Should media with problematic content come with disclaimers or other educational materials?
GM: For media whose contents have been credibly established as offensive, I think disclaimers andeducational materials together are appropriate: the latter justifies the former, and provides viewers with context and perspective. Obviously, such scholarly or historical consensus is easier to determine with regard to the offensive nature of older media. For films and TV shows that remain subject to intellectual and cultural debate, disclaimers should not be included; however, here too, background information and context for competing perspectives may be enriching for viewers.
ECS: There is a long history of media providing disclaimers, dating back to the silent cinema era. Scarface (1932), for example, was shown with prologue that explained its content and attempted to curtail its message, largely to please state censors who had a backlash against what they read as the film’s glorification of the gangster. And onto DW Griffith’s The Birth of a Nation (1915), a film celebrating the KKK as saving the White south from Black rapists and openly calling for lynching, was attached The New Era or the Hampton Epilogue, which was designed to curb Birth’s racism or quell those who condemned its racist logic.
My question is: what kind of work do such disclaimers really do? Do they provide the discursive space that such difficult conversations really call for? Is the Hampton Epilogue (now lost) as effective as the cross-cutting of KKK horses that becomes the engine for ideology in The Birth of a Nation? I think what is really needed is a full blown conversation around these media — and a broadening of what gets to define the canon of film and media history. More effective is to change the programming at these theaters — add, for example, Tracey Moffatt’s incisive and still quite relevant Lip (1999) to the program. This leads viewers to read the text not as nostalgia but as a part of a contested history and one defined by America’s White supremacist foundations.
Do you think it’s possible for viewers to cultivate an appreciation for such media while acknowledging its flaws?
GM: Yes, absolutely. Indeed, I believe greater appreciation is gained by understanding a work’s achievements and flaws or limits together. In this way, we are better able to judge the relative merits of different works, debate the degree to which contemporary works repeat or genuinely advance beyond prior works, and even learn more about ourselves: From whence do my values, tastes, and assumptions derive? Are my beliefs and ideas as broad as I imagine? How and why is something funny or moving, and for whom? In other words, genuine appreciation is cultivated not in a vacuum, but in real history and in the real world.
ECS: The history of Black reception of Gone With the Wind helps to answer this question. Black leftists largely condemned the film as propaganda for the Bourbon South. The National Negro Congress spoke out against the film, seeing it as timed to divide Black and White southern workers in the 1930s. But others saw the film as mocking the South even as it enshrined it. For instance, though Roy Wilkins, second in command at the time at the NAACP, critiqued the film’s racism, he also noted, “There is more than a suspicion that someone, somewhere in the long line of production, is taking a few sly pokes at antebellum days, customs, beliefs and people.” So it is important to draw out the various meanings of these films and assess their ideological weight.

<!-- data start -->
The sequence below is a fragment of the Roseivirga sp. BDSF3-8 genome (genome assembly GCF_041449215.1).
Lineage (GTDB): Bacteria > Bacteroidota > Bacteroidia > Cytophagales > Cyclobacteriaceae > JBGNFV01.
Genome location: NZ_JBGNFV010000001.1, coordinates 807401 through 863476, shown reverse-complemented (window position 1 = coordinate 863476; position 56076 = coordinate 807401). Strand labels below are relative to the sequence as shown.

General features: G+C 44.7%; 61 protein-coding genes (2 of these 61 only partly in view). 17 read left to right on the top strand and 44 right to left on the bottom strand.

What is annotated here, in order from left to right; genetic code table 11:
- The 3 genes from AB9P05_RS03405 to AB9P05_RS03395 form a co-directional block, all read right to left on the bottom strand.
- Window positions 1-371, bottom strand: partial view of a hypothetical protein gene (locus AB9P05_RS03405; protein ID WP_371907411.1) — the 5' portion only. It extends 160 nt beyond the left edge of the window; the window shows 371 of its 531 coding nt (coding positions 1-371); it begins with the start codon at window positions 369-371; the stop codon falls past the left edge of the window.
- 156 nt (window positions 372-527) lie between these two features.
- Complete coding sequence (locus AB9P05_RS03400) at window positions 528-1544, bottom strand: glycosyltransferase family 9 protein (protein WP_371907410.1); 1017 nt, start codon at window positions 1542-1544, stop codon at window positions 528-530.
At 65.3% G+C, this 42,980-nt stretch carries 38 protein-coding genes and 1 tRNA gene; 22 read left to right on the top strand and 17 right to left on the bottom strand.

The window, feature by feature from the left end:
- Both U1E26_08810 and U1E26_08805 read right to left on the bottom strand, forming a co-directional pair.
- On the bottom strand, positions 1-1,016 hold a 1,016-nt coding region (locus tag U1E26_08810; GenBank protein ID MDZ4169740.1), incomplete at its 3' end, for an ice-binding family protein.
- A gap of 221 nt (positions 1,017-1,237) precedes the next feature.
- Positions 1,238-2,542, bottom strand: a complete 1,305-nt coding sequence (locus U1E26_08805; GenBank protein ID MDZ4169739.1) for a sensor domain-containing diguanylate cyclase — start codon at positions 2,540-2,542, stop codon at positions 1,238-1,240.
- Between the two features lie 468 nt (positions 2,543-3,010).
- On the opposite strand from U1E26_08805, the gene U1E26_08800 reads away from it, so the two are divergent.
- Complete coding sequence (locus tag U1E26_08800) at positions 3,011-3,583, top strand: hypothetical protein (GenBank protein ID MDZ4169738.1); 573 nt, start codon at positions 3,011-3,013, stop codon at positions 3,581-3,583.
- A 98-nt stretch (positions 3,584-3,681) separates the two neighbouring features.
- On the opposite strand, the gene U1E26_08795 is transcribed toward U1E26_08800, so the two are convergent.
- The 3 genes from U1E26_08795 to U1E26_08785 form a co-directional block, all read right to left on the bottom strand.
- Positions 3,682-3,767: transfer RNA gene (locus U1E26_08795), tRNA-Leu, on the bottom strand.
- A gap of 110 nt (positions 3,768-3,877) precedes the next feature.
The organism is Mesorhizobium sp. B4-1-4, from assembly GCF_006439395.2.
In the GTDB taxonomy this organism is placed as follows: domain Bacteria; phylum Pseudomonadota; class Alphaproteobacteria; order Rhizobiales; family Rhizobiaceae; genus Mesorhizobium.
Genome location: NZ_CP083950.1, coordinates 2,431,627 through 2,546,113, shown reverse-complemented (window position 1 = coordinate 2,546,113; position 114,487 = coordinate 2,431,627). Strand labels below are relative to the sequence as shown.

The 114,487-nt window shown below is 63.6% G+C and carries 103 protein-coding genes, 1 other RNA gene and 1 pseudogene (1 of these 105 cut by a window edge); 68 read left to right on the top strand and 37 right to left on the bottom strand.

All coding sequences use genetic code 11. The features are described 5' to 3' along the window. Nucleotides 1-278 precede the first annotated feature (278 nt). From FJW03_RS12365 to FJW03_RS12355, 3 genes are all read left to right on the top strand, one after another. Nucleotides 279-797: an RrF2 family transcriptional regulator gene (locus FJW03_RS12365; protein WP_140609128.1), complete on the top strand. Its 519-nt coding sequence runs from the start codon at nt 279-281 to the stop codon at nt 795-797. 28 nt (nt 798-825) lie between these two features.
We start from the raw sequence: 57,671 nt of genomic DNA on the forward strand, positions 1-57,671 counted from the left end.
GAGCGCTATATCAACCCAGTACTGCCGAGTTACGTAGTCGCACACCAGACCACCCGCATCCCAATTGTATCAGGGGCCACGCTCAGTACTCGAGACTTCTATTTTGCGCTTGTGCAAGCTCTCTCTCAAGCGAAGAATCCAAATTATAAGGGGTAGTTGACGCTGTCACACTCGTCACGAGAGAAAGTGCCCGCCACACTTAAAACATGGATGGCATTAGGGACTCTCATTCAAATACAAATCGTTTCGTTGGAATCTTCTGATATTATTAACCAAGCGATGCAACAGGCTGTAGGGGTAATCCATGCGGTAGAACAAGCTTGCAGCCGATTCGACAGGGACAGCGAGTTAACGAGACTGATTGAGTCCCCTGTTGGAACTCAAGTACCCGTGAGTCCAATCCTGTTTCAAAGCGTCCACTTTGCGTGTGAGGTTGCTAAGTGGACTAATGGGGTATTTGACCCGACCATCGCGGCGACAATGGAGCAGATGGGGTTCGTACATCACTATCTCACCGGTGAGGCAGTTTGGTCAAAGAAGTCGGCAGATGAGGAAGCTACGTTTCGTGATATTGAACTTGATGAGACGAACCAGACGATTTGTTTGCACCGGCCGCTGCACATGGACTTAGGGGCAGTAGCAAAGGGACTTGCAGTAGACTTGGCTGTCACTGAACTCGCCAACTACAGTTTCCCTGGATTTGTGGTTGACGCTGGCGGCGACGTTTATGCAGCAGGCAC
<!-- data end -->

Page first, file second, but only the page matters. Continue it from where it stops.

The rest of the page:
What advice would you give to theaters, educators, etc., who wish to screen such media? What about movie fans who wish to experience it?
GM: To venues and curators of such media, I applaud and share their passion, and urge them to provide the broadest, most enlightening context possible for their audiences. Such efforts could include publicity materials prior to screenings, panel discussion following, and curated online discussions before and after. Local scholars, critics, and historians surely would welcome the opportunity to participate, and to help illuminate the interrelations between works of art, and the institutions and ideologies of their day. Moreover, it is essential to meaningfully include the voices and perspectives of those who have been injured, and perhaps continue to be injured by such offensive media.
To fans, I urge us to embrace the messy complexity of our viewing pleasures, and not to simplify them: It is possible to love a film while acknowledging its offensiveness to others. In this way, we can appreciate such works not apologetically but honestly, with open hearts and minds, and with greater capacity to grasp genuine beauty by distinguishing it from, and not confusing it for, ugliness. Ultimately, we as fans determine whether the media objects of our affection serve as occasions for continuing divisiveness, or as opportunities for inclusive dialogue in our communities toward historical redress and healing within our communities.
ECS: My advice would be to cause audiences to be more than consumers — prompting them through programming and discussion to explore the history of the film’s production and reception. Behind the images on screen lies a much bigger story that includes larger historical forces — forces affecting you and me. It is important to understand the broader arc of the narrative behind the screen in order to really appreciate a film’s meaning.
By A Plus’ JILL O’ROURKE
The ways we watch TV and movies have evolved, and it’s time for the talent in front of and behind the camera to do the same. Film Forward speaks on the initiatives to diversify the film industry and the stories it tells. New articles premiere every second Thursday of — and throughout — the month.